Richard Hofstadter

Richard Hofstadter was an American public intellectual, historian and DeWitt Clinton Professor of American History at Columbia University. In the course of his career, Hofstadter became the “iconic historian of postwar liberal consensus” whom twenty-first century scholars continue consulting, because his intellectually engaging books and essays continue to illuminate contemporary history.

His most important works are Social Darwinism in American Thought, 1860–1915 (1944); The American Political Tradition (1948); The Age of Reform (1955); Anti-intellectualism in American Life (1963), and the essays collected in The Paranoid Style in American Politics (1964). He was twice awarded the Pulitzer Prize: in 1956 for The Age of Reform, an unsentimental analysis of the populism movement in the 1890s and the progressive movement of the early 20th century; and in 1964 for the cultural history, Anti-intellectualism in American Life.

Books in order of publication:

Published works

Social Darwinism in American Thought, 1860–1915, Philadelphia: University of Pennsylvania Press, 1992 [1944]

The American Political Tradition and the Men Who Made It (New York: A. A. Knopf, 1948).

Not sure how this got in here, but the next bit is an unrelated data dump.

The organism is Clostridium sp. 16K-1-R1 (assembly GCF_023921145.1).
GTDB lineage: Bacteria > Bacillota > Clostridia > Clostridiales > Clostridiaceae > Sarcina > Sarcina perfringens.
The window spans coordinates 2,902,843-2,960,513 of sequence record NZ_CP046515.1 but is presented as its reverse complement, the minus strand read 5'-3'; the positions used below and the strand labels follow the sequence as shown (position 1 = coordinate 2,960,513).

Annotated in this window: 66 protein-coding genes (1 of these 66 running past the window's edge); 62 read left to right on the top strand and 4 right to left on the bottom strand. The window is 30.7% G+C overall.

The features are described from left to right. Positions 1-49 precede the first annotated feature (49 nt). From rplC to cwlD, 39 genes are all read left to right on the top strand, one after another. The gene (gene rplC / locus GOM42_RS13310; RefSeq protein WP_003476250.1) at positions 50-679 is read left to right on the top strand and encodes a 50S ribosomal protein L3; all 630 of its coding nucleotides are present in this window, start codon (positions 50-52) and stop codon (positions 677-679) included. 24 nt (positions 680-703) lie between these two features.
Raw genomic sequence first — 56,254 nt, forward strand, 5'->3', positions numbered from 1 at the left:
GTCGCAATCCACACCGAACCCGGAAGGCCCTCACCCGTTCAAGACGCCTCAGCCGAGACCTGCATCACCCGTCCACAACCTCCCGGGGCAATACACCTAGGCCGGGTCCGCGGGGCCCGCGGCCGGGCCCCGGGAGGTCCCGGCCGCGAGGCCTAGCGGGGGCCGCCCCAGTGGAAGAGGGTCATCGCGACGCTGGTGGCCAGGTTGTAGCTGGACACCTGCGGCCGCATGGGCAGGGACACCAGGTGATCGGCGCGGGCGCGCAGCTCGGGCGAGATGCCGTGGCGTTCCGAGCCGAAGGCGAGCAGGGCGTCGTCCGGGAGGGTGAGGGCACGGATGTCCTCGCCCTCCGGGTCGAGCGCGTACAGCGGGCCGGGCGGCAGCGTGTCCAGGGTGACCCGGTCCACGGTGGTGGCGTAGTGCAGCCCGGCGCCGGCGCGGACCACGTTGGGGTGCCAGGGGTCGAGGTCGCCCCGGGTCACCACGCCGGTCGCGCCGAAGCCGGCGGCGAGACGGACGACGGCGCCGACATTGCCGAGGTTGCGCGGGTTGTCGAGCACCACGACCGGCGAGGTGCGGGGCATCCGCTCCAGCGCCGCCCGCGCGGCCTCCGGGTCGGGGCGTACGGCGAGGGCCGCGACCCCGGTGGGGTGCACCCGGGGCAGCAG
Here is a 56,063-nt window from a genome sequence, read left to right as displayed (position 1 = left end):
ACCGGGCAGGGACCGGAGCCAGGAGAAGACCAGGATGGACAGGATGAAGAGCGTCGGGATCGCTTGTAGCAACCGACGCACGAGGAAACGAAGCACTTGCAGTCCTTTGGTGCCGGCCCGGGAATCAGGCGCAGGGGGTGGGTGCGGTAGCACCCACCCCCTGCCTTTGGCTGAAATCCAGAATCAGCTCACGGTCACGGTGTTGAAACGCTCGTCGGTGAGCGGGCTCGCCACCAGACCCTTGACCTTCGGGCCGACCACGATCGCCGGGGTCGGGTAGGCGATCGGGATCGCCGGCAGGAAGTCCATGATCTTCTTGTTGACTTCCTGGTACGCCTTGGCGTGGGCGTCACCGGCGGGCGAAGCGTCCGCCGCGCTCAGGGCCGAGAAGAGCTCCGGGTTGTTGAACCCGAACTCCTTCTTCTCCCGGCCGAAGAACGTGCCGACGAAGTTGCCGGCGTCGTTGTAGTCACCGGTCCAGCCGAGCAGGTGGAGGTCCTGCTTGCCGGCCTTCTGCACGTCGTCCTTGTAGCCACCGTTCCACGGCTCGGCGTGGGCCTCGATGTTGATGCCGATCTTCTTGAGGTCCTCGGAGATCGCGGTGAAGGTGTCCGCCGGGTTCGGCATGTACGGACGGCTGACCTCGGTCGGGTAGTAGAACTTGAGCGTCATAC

The Age of Reform: from Bryan to FDR (New York: Knopf, 1955).

Academic Freedom in the Age of the College, Columbia University Press, [1955] 1961.

The United States: the History of a Republic (Englewood Cliffs, NJ: Prentice-Hall, 1957), college textbook; several editions; coauthored with Daniel Aaron and William Miller

Anti-intellectualism in American Life (New York: Knopf, 1963).

The Progressive Movement, 1900–1915 (Englewood Cliffs, NJ: Prentice-Hall, 1963). edited excerpts.

The Paranoid Style in American Politics, and Other Essays (New York: Knopf, 1965).

The Progressive Historians: Turner, Beard, Parrington (New York: Knopf, 1968)

The Idea of a Party System: The Rise of Legitimate Opposition in the United States, 1780–1840 (Berkeley: University of California Press, 1969).

American Violence: A Documentary History, co-edited with Mike Wallace (1970)

America at 1750: A Social Portrait (1971)

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